There are various differences between a residential and a buy-to-let mortgage, and they start with the way your affordability is calculated.

Important ways that Buy-To-Let mortgage are different
There are various differences between a residential and a buy-to-let mortgage, and they start with the way your affordability is calculated.

• You’ll probably need a bigger deposit (usually between 25% and 40% of the property value)
• You’ll normally only pay off the interest each month, not the capital. That means you’ll need to pay off the capital at the end of the mortgage term. Sometimes landlords will sell the property to do this, or you can use other funds to pay it off.
• They usually have higher fees than mortgages for owner-occupiers
• The interest rates are also often higher
• The eligibility requirements can be stricter

Who can get a Buy-To-Let mortgage?
You’ll usually need to own a home of your own already (including a home you have a mortgage on). Like most other loans, your finances need to be in order. You’ll need a good credit record, and usually a regular income of £25,000 or more.

How is my interest rate calculated?
The rate you’re offered may be influenced by several factors, including:

• The type of rental property you have (e.g. long-term rental, or short-term holiday let)
• Whether you choose a variable or fixed-rate mortgage
• The value of the property you’re using to secure the mortgage
• How much you need to borrow (both in total and as a percentage of your property’s value)
• Your credit history (but not your credit score)

Location, Location, Location
Finding the right property in the right location is important when searching for your own home. But it’s equally important when looking for a buy-to-let property. So, before you start your search, think about what kind of tenant you are targeting. If you get the location or type of property wrong, you’ll find yourself in a situation where the rent you charge will need to be lower and the right tenants harder to come by.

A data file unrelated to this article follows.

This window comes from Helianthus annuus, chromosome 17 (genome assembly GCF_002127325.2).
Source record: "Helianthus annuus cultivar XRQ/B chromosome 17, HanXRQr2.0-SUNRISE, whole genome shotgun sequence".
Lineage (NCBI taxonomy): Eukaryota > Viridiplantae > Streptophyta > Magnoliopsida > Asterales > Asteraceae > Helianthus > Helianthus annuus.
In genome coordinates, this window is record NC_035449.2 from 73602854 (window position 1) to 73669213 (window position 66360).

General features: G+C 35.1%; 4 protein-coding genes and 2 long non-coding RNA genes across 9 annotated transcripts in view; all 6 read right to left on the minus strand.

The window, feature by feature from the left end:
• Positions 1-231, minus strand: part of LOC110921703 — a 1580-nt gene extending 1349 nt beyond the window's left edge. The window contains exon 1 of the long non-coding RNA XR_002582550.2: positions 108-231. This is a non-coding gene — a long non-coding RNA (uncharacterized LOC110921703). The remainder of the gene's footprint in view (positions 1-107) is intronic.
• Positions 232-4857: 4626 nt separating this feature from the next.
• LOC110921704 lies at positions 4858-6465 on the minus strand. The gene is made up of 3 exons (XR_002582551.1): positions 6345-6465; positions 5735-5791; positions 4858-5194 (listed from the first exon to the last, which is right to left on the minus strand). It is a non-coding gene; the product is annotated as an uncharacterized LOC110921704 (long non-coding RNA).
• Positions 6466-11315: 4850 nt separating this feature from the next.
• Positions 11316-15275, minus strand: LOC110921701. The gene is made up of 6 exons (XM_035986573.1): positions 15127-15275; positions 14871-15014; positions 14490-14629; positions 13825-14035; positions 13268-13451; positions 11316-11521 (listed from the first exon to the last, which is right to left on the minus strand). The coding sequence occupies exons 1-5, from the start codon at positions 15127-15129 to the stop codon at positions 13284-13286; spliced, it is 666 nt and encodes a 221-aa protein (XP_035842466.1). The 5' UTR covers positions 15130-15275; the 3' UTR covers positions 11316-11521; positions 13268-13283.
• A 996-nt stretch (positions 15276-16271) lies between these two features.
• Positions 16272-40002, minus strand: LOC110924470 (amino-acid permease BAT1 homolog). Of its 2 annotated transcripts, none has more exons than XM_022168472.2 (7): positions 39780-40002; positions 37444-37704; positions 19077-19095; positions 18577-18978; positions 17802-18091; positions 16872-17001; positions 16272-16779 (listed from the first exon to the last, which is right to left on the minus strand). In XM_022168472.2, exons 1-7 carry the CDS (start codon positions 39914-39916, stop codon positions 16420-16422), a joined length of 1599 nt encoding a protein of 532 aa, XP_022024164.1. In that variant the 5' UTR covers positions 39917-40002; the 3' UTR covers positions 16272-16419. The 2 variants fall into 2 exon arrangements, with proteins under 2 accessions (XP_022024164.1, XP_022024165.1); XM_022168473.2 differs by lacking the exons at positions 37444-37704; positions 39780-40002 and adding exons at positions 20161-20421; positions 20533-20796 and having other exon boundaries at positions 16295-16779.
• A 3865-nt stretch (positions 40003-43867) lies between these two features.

Many lenders have restrictions on mortgages for student lets and Houses in Multiple Occupation (HMOs). So the type of tenant renting your property can really impact your plans. For instance, an HMO building is defined by having three tenants or more, that form more than one household and who share a toilet, bathroom or kitchen facilities. Some properties may also be more difficult to secure a mortgage on, so you need to bear this in mind. These can include former council houses, new developments and flats above commercial premises, such as shops.

Are you ready to become a Buy-To-Let landlord?
Ask yourself these questions to help decide if this is right for you:

• Are you interested in property, and keen to invest your money here rather than in the stock markets?
• Are you willing to put some time into the process in exchange for the potential
financial reward?
• Might you enjoy the process of property hunting and home improvement?
• Are you confident working with numbers and calculating things like rental yield?
• Do you understand that – like with any investment – there is risk involved, and there can be unexpected costs?

If your answers are ‘YES’, you’re probably ready to take the next step
Despite the UK Government continuing to introduce policies aimed at making it difficult for buy-to-let landlords to make significant profits if approached in the right way buy-to-let can still be an attractive investment opportunity for anyone who is able to purchase a second home, or build a portfolio, and rent their properties out to tenants.